Kenilworth Gardens offer escape from city

WASHINGTON, D.C.—The nation’s capitol promises pristine malls, an abundance of museums and even a chance to see the presidential dog getting thrown a toy by the president himself.

For those people that think they have seen every tourist site in Washington, think again.

If you have ever wondered why Monet was so fascinated with painting water lilies, how a love for nature can be turned into a thriving career or why getting away from the hustle-and-bustle of the city can be therapeutic, then a trip to the Kenilworth Park and Aquatic Gardens, part of the National Capital Parks East of the National Park Service, is the walk in the park that you may be looking for….


Geese make the ponds their home. Wildlife thrives in the park year-round. Kenilworth is home to birds, fish, turtles, frogs, snakes, beavers, muskrat and deer (Photo by Diana Gdula).

Kenilworth is 12 acres of 44 ponds and 70 acres of protected wetlands. Man-made and raw aspects of the environment create a microcosm of our natural world.

Renee Strother, 32, is the visitor use assistant and has worked with the park for 10 years. She greets visitors and tells them the history of the park and other general information.

“Kenilworth consists of the pond area, a nature trail and a boardwalk that leads to the marsh,” Strother said.

Together these components bring the Anacostia River to life.

“Kenilworth is someplace so pretty that you would never expect. It’s our own secret garden,” Strother said.

This thriving park experiences changes daily, but the gardens have a rich history behind them just as much as the memorials around the city do.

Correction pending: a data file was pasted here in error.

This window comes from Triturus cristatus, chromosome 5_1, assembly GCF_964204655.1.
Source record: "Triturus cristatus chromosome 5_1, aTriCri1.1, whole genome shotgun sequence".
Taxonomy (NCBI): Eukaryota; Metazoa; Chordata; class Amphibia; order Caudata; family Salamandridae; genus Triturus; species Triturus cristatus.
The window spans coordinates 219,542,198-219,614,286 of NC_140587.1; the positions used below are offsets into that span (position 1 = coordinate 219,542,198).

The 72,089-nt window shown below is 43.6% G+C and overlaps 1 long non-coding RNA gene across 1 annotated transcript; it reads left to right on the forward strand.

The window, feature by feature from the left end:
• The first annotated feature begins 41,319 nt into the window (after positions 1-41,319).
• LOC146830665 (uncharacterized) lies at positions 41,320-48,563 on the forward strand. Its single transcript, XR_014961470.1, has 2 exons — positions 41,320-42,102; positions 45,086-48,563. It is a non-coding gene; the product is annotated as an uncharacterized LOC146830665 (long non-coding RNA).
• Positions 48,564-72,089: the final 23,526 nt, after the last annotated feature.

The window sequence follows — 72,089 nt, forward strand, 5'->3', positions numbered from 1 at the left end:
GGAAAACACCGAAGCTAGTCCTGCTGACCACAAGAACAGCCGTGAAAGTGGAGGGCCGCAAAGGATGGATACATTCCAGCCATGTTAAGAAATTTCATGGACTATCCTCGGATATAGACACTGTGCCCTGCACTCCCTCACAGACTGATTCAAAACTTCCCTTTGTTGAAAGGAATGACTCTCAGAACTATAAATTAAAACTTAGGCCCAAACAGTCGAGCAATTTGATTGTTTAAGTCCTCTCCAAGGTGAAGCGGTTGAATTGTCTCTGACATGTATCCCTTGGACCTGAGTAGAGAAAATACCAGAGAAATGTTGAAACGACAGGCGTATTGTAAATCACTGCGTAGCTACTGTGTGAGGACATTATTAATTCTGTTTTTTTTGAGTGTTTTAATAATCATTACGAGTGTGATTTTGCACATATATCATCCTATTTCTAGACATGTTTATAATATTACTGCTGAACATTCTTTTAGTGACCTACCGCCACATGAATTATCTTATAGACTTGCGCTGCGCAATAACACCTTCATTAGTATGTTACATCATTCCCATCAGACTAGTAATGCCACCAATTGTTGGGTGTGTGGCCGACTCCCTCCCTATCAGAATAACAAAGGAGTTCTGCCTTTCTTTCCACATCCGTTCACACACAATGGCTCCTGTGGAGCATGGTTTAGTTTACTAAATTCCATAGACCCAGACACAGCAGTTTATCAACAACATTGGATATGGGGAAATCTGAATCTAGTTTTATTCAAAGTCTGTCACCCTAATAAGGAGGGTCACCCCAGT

The old greenhouse at the park (Photo by Diana Gdula).

An ancient civilization that used the land’s resources once prospered on the parks wetlands. The waterworks of the park are an interconnection of pipes and dikes.

Grass pathways, called dikes, were used to block off a section of the Anacostia River, which is how the Kenilworth ponds were created. Dikes were also used to form the pond’s varying shapes and sizes. The dikes are used for structuring the park, as well as keeping the plants healthy.

The pond’s infrastructure runs through an underground interconnection of pipes that keep water flow constant. The pipe system allows each pond to connect to at least two other ponds the tidal marsh, which regulates water level in the ponds.

The pioneers of the park bring a unique background to the site. The gardens were created when Walter B. Shaw bought 30 acres of wetlands along the Anacostia River from his wife’s parents in the 1880s. Seven more acres were given to him for free because they were deemed worthless.

Shaw was an injured Civil War veteran who went on to write for the Treasury Department in Washington.

He decided that his home state of Maine had a beauty that his new home lacked, so he imported 12 white water lilies from Maine in 1882 and planted them in his abandoned ice pond.

His love of nature and blooming interest in hybridization influenced Shaw to dig more ponds. It was not long before the beautiful plants spread across the ponds.

His collection grew to 63 varieties, some of which could not be found elsewhere, which he shipped to other major cities in the northeast. Among the array of water lilies were a few that Shaw created himself, which are still grown and sold commercially.

As Shaw’s interest in lilies grew, so did it spark his daughter’s love for aquatic plants. Lucy Helen Fowler became an expert on the subject and took over management of Kenilworth in 1912.